Hi, this is a practice about breath. And breath is the most important part of the yoga practice because when life starts to feel like a tornado, when life feels challenging, it's the breath that you can secretly tap in to. It would be odd to jump in to triangle pose or a handstand in the middle of a challenging conversation with your boss. But just taking a few simple breaths can ground you and anchor you at any moment. So we'll start the practice lying down.
As a way of tapping in, it's a little easier to find lying down. I'm gonna suggest that you have a prop for underneath your knees. I'm going to use a bolster. And a folded blanket under your head. It doesn't have to be fancy yoga props, you can use a pillow from your bed and a blanket from the couch.
And you lie down. The neck and the head supported and the backs of the knees supported. And rest your hands on to your belly. Close your eyes. Just take a few moments first to draw in to yourself.
To feel the weight of your body dropping in to the support of the props and the ground. And give yourself these few minutes to just be still. When you still your outer body, you may begin to notice the automatic breath coming in and out. So delightful that we don't need to think about our breath happening, it happens on its own. And with your hands resting on your belly, just notice the rise and the fall of the abdomen with the breath.
And then let your hands come up a little higher to where your diaphragm is, it's at the bottom of your rib cage. And take a few moments here to watch the expansion on the inhalation, and the softening and the deflating on the exhalation. A widening and opening as you breathe in, and a softening and a releasing as you breathe out. Let your hands come now up to the upper part of your chest up near the collar bones. Your two lungs are actually up here in the upper part of the chest and the tops of the lungs tuck underneath the collar bones.
So as you take slightly deeper breaths now, feel the pink lungs expanding with the inhalation, opening, fluffing up. And as you exhale, the lungs soften, release, and deflate. Could imagine like two balloons blowing up as you pull air in to your body. And then releasing and the balloons would shrink again. Pull your attention right in to this upper region of the chest.
Pulling the breath in to the upper lobes of the lungs. And after you finish your next exhalation, place your has wherever they're most comfortable. If you'd prefer to open them out to the sides, that's fine too. Or they can stay resting on your body. And begin to take the breath in to those three parts of the body.
So start with an exhalation and then as you inhale, breathe in to the belly, the middle lungs, and then the upper lungs. Pause at the top. And then exhale upper, middle, lower. And pause at the bottom. And then just take a few unconditioned breaths, letting your body once again breathe as it wishes.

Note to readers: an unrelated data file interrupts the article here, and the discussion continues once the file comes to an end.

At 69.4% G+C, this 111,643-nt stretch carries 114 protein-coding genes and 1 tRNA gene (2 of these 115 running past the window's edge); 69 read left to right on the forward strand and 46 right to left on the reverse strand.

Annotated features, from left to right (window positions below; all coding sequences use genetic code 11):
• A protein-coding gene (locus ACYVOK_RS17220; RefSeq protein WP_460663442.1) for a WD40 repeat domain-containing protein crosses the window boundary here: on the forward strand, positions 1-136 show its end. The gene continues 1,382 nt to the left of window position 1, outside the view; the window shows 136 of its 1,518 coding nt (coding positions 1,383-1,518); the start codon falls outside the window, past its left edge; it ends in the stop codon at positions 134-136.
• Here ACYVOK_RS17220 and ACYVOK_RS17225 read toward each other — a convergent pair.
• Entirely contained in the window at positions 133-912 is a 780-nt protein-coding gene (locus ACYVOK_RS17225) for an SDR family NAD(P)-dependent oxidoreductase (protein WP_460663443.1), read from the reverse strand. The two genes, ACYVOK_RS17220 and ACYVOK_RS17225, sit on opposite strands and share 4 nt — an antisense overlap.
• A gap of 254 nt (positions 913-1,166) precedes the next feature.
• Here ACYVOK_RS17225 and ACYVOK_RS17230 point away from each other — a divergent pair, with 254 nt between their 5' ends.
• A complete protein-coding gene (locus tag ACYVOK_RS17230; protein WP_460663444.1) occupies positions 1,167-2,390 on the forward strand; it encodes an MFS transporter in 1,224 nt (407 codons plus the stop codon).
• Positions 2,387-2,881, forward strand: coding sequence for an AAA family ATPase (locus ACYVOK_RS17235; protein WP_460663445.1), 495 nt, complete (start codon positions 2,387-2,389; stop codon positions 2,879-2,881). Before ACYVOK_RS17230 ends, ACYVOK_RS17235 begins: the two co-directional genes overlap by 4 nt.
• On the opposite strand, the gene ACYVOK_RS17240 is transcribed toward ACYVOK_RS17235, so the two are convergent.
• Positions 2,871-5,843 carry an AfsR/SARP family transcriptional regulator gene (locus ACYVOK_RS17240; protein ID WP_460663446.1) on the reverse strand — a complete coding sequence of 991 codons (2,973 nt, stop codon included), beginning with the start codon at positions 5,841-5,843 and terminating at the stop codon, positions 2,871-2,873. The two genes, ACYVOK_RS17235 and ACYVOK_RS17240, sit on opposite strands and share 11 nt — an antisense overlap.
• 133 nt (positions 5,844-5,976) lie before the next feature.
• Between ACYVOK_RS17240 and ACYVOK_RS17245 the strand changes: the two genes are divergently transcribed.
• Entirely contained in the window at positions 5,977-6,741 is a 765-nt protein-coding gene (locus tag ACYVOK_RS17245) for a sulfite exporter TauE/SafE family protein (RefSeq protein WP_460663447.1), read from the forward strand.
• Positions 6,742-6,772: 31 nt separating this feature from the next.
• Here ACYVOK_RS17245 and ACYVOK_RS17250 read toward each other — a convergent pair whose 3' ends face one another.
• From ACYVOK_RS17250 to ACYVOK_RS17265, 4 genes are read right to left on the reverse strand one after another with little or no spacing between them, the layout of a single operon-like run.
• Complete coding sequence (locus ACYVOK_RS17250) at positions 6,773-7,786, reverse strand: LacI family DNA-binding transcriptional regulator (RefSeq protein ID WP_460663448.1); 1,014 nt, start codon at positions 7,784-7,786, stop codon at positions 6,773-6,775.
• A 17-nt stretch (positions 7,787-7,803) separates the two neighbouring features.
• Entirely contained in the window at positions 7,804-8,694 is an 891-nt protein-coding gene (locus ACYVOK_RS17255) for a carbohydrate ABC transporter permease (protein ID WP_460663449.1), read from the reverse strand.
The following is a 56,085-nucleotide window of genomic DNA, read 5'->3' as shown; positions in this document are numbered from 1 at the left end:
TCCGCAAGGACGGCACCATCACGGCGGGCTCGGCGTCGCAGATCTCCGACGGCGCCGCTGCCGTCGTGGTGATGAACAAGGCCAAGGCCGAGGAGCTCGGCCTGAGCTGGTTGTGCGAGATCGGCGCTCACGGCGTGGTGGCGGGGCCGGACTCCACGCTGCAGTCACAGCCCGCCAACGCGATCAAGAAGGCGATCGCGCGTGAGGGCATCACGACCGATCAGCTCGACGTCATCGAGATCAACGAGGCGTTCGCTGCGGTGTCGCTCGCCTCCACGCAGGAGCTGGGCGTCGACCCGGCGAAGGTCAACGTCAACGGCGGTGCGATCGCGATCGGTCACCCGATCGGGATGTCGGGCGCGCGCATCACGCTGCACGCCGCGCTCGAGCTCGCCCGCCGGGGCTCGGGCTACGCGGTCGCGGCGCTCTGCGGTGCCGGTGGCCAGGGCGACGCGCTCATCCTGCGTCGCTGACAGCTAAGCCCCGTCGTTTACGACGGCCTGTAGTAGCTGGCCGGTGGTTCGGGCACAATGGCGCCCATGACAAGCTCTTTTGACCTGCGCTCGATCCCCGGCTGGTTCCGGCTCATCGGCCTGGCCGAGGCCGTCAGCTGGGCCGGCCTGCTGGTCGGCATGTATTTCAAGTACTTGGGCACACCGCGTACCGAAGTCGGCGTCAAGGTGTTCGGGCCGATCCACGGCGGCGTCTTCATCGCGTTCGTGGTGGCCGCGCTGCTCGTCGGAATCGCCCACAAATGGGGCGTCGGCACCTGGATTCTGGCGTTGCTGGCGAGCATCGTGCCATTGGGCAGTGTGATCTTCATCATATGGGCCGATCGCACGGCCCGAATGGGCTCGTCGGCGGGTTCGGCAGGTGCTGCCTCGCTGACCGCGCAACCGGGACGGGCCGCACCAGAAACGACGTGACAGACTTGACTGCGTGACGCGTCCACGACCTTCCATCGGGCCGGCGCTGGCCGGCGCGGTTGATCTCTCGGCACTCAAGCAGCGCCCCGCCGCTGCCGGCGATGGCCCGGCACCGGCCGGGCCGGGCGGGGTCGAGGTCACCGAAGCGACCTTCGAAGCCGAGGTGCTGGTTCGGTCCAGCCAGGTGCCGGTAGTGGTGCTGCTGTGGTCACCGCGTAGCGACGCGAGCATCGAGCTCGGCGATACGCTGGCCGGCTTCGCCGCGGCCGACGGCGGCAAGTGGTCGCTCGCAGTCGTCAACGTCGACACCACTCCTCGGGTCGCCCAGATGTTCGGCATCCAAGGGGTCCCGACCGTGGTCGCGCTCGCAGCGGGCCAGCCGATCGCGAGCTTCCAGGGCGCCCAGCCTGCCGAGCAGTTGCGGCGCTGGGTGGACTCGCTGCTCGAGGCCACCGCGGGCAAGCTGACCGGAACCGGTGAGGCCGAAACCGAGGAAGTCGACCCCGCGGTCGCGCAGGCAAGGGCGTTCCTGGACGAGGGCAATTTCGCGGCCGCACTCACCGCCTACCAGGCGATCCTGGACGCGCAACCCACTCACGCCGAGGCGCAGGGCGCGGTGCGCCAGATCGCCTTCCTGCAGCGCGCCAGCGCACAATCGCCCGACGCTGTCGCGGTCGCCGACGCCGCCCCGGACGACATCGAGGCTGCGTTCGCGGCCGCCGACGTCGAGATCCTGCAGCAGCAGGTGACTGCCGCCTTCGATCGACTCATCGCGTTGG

And then we'll go again. Exhale completely. Inhale, lower, middle, upper. Pause at the top. Exhale, upper, middle, lower.
Pause at the bottom. And now just keep going on your own a few cycles. If it starts to feel at all scary or stressful, let it go and go back to regular breaths. Your pranayama, or breath work, should be easy and free. And as you breathe in, you can feel the breath kinda like a wave rolling up in to the shore of the chest.
When you exhale, like the wave, rolls back and down in to the ocean of the belly. The inhale, the wave, picks up in the belly and rolls over the chest. As you exhale, the chest releases, softens, and rolls back in to the abdomen. Another minute or two just observing your own breath. Letting your attention rest on the sensations of breath.
Being mindful about the pauses at the bottom of the exhalation and at the top of the inhalation. Resting in the stillness of those pauses. After your next exhalation, let your breath return to a regular breath, a natural breath. The body deciding how it wishes to breathe. And after a breathing practice or a shavasana, a resting practice, it's important to come out with awareness and ease.
So let your knees bend, the feet can on to your bolster, and pause there for a moment. And then bring your right arm up so you can roll over to your right side and rest your head on to your right arm. And then to come out without straining the brain or the heart, roll a little bit more towards your belly. Push in to your left hand, then your right hand. Let your head make its way up.
And come to find your seated position, probably sitting up on a prop. So let your eyes close. Now sitting vertically, just take a few breaths, again watching the breath go from bottom to top. Pausing at the top. And then from top to bottom.
Pausing at the bottom. Join your hands in front of your heart. And since you've taken the time to do this practice today, I invite you to make sure that you remember the practice when you need it. When all of a sudden you feel a surge of panic come over you at work or any time when life gets a little rocky, remember to find your breath. Thank you for joining me, namaste.